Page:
A new video of solar streamers evokes the streaking stars seen during spacecraft hyperdrives in "Star Wars."
The new NASA video (opens in new tab) from the Parker Solar Probe (opens in new tab) shows these mysterious sun structures up close for the first time, flowing past the spacecraft like interstellar fireflies. Previously, we could only catch a glimpse of streamers during solar eclipses (opens in new tab).
But with Parker specially shielded (opens in new tab) for heat-searing passes by the sun (opens in new tab), the spacecraft has been making daring approaches closer and closer to our starry neighbor, finally reaching inside the corona during an April flyby.
The detailed data from that pass-through, released last month (opens in new tab), showed a bunch of streamers, said the Johns Hopkins University Applied Physics Laboratory in a statement on YouTube with the video.
"These structures can be seen as bright features moving upward and downward in this video compiled from the spacecraft's WISPR [Wide-field Imager for Parker Solar Probe] instrument," the laboratory said. WISPR is designed to study the density of charged particles like electrons, as well as the coronal structure.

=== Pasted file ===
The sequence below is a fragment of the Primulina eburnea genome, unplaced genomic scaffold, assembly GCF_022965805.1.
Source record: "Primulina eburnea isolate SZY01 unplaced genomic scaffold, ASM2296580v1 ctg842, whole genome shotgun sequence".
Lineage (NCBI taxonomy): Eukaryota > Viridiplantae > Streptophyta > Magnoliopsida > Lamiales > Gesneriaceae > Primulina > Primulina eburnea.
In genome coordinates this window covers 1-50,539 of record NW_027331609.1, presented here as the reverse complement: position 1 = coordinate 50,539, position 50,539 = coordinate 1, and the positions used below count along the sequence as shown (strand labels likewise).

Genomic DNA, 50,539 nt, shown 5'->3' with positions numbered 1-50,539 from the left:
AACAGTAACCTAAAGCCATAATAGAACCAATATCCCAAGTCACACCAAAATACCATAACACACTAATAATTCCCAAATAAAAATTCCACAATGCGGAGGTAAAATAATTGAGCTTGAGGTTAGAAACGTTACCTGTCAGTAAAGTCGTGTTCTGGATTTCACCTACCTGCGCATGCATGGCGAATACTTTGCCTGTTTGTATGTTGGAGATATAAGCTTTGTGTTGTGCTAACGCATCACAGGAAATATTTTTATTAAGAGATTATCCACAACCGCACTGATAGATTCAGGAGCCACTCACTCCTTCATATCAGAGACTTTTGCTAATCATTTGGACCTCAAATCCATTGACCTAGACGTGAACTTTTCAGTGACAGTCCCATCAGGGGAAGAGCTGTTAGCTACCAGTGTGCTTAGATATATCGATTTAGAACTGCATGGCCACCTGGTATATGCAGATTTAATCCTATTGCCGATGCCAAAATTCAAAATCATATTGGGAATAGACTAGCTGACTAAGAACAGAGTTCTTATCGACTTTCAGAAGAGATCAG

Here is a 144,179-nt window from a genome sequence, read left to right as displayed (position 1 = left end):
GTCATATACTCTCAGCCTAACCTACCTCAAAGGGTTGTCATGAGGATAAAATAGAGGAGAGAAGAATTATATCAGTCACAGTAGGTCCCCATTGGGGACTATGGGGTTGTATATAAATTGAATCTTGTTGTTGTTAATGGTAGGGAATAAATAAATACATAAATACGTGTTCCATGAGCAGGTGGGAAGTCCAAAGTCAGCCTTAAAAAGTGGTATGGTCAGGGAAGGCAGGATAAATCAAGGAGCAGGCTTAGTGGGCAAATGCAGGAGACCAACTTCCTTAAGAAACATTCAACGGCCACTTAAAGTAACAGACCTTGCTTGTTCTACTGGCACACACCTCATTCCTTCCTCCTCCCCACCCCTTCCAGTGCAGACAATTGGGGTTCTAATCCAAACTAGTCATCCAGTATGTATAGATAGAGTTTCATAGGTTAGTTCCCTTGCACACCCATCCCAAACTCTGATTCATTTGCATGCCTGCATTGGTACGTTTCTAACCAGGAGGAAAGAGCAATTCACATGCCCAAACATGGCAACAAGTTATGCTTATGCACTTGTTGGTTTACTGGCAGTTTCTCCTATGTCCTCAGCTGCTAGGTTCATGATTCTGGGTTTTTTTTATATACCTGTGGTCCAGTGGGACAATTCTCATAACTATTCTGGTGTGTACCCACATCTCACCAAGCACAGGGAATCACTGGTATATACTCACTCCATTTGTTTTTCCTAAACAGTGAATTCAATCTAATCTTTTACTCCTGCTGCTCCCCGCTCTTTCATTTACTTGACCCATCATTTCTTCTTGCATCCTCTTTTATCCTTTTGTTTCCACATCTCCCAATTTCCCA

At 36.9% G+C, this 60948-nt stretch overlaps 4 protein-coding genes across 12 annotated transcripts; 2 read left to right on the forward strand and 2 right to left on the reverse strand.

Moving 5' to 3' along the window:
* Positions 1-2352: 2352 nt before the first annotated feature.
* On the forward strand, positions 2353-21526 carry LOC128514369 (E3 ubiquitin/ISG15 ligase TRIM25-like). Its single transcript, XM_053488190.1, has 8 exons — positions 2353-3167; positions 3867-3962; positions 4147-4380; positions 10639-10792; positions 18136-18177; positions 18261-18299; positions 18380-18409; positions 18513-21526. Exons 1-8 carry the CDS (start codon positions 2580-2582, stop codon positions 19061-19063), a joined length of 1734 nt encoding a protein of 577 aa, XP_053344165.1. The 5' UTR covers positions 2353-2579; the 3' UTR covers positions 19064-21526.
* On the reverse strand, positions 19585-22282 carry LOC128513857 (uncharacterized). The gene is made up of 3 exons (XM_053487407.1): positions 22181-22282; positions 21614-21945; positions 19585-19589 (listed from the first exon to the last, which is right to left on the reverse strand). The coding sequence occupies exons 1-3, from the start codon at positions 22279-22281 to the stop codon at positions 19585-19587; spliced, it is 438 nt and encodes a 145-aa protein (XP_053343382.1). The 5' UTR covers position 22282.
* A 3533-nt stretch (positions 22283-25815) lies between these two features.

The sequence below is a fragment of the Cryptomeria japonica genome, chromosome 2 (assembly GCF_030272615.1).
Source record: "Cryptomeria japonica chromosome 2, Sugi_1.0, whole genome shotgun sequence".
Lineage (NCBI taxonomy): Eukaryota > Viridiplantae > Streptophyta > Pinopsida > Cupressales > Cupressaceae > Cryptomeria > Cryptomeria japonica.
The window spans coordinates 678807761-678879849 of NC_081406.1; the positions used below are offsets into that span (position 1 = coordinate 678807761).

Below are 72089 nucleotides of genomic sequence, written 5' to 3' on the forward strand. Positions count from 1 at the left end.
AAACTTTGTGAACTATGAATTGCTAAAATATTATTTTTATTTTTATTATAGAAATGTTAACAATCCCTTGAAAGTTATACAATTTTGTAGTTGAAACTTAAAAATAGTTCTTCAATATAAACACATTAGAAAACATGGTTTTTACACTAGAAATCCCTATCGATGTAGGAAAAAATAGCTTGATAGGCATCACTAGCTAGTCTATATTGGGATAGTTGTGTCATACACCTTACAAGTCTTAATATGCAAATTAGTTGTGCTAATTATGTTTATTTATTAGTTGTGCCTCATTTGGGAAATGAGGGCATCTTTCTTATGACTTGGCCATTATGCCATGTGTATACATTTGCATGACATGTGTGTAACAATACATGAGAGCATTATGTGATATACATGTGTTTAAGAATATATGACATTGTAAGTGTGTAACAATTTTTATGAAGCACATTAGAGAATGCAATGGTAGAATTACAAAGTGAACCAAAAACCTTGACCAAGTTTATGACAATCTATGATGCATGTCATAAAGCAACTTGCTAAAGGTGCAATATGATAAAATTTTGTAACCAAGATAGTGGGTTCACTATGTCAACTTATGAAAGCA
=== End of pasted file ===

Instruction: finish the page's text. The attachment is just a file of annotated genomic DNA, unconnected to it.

Related: The solar system: Facts about our cosmic neighborhood
Parker is on a larger quest to better understand solar physics, and especially how the solar wind (opens in new tab) is generated. The solar wind is a set of charged particles constantly streaming from the sun throughout the solar system; at Earth, they influence everything from auroral activity to radiation risks for satellites and astronauts.
In April, the spacecraft passed as low as 15 solar radii from the visible surface of the sun, called the photosphere, during which it spotted a "pseudostreamer," one of the huge structures you can see from Earth during total solar eclipses (opens in new tab).
"Passing through the pseudostreamer was like flying into the eye of a storm," NASA said in a statement (opens in new tab), noting that in that zone, Parker experienced quieter conditions and fewer particles compared with other flybys.
Parker's next close flyby is expected later this month.
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